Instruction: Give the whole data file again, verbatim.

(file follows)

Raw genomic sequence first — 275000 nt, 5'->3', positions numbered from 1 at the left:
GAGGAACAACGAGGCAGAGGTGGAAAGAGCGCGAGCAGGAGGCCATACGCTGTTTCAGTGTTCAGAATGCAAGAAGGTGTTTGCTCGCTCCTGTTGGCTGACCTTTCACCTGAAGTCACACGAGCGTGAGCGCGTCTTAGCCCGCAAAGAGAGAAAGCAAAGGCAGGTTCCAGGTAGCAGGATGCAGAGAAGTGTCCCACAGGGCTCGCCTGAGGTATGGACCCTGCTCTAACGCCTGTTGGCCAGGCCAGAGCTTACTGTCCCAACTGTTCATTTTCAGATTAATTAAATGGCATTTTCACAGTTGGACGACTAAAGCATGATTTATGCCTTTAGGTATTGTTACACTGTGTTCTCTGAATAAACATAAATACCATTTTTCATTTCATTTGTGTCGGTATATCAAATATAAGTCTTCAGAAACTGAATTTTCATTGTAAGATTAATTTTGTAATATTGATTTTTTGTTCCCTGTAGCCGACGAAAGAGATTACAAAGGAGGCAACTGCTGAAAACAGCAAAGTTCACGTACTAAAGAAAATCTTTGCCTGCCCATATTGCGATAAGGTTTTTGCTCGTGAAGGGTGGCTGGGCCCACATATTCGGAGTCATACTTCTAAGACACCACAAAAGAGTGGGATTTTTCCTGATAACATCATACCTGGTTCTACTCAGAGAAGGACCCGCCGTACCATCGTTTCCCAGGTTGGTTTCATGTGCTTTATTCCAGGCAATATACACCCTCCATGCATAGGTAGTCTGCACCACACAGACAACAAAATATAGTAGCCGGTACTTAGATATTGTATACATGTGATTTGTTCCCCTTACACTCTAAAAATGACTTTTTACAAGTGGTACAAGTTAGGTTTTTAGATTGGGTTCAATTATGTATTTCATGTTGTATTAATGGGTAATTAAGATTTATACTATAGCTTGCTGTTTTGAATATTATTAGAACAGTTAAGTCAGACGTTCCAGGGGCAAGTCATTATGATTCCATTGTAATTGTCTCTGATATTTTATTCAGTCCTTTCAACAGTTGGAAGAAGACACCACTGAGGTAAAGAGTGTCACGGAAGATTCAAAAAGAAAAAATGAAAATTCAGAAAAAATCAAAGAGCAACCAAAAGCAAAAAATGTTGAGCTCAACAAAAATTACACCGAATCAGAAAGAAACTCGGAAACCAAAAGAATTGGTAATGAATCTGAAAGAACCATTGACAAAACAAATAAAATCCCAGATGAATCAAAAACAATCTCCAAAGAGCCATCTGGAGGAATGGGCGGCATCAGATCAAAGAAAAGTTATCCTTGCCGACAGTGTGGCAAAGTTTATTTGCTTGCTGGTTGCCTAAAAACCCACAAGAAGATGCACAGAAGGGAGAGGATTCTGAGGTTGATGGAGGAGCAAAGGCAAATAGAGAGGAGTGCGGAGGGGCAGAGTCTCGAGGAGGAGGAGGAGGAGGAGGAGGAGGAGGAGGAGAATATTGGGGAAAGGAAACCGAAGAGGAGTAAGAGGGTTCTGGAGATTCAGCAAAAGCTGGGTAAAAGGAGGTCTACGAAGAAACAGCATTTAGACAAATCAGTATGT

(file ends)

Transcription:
Raw genomic sequence first — 275000 nt, 5'->3', positions numbered from 1 at the left:
GAGGAACAACGAGGCAGAGGTGGAAAGAGCGCGAGCAGGAGGCCATACGCTGTTTCAGTGTTCAGAATGCAAGAAGGTGTTTGCTCGCTCCTGTTGGCTGACCTTTCACCTGAAGTCACACGAGCGTGAGCGCGTCTTAGCCCGCAAAGAGAGAAAGCAAAGGCAGGTTCCAGGTAGCAGGATGCAGAGAAGTGTCCCACAGGGCTCGCCTGAGGTATGGACCCTGCTCTAACGCCTGTTGGCCAGGCCAGAGCTTACTGTCCCAACTGTTCATTTTCAGATTAATTAAATGGCATTTTCACAGTTGGACGACTAAAGCATGATTTATGCCTTTAGGTATTGTTACACTGTGTTCTCTGAATAAACATAAATACCATTTTTCATTTCATTTGTGTCGGTATATCAAATATAAGTCTTCAGAAACTGAATTTTCATTGTAAGATTAATTTTGTAATATTGATTTTTTGTTCCCTGTAGCCGACGAAAGAGATTACAAAGGAGGCAACTGCTGAAAACAGCAAAGTTCACGTACTAAAGAAAATCTTTGCCTGCCCATATTGCGATAAGGTTTTTGCTCGTGAAGGGTGGCTGGGCCCACATATTCGGAGTCATACTTCTAAGACACCACAAAAGAGTGGGATTTTTCCTGATAACATCATACCTGGTTCTACTCAGAGAAGGACCCGCCGTACCATCGTTTCCCAGGTTGGTTTCATGTGCTTTATTCCAGGCAATATACACCCTCCATGCATAGGTAGTCTGCACCACACAGACAACAAAATATAGTAGCCGGTACTTAGATATTGTATACATGTGATTTGTTCCCCTTACACTCTAAAAATGACTTTTTACAAGTGGTACAAGTTAGGTTTTTAGATTGGGTTCAATTATGTATTTCATGTTGTATTAATGGGTAATTAAGATTTATACTATAGCTTGCTGTTTTGAATATTATTAGAACAGTTAAGTCAGACGTTCCAGGGGCAAGTCATTATGATTCCATTGTAATTGTCTCTGATATTTTATTCAGTCCTTTCAACAGTTGGAAGAAGACACCACTGAGGTAAAGAGTGTCACGGAAGATTCAAAAAGAAAAAATGAAAATTCAGAAAAAATCAAAGAGCAACCAAAAGCAAAAAATGTTGAGCTCAACAAAAATTACACCGAATCAGAAAGAAACTCGGAAACCAAAAGAATTGGTAATGAATCTGAAAGAACCATTGACAAAACAAATAAAATCCCAGATGAATCAAAAACAATCTCCAAAGAGCCATCTGGAGGAATGGGCGGCATCAGATCAAAGAAAAGTTATCCTTGCCGACAGTGTGGCAAAGTTTATTTGCTTGCTGGTTGCCTAAAAACCCACAAGAAGATGCACAGAAGGGAGAGGATTCTGAGGTTGATGGAGGAGCAAAGGCAAATAGAGAGGAGTGCGGAGGGGCAGAGTCTCGAGGAGGAGGAGGAGGAGGAGGAGGAGGAGGAGGAGAATATTGGGGAAAGGAAACCGAAGAGGAGTAAGAGGGTTCTGGAGATTCAGCAAAAGCTGGGTAAAAGGAGGTCTACGAAGAAACAGCATTTAGACAAATCAGTATGT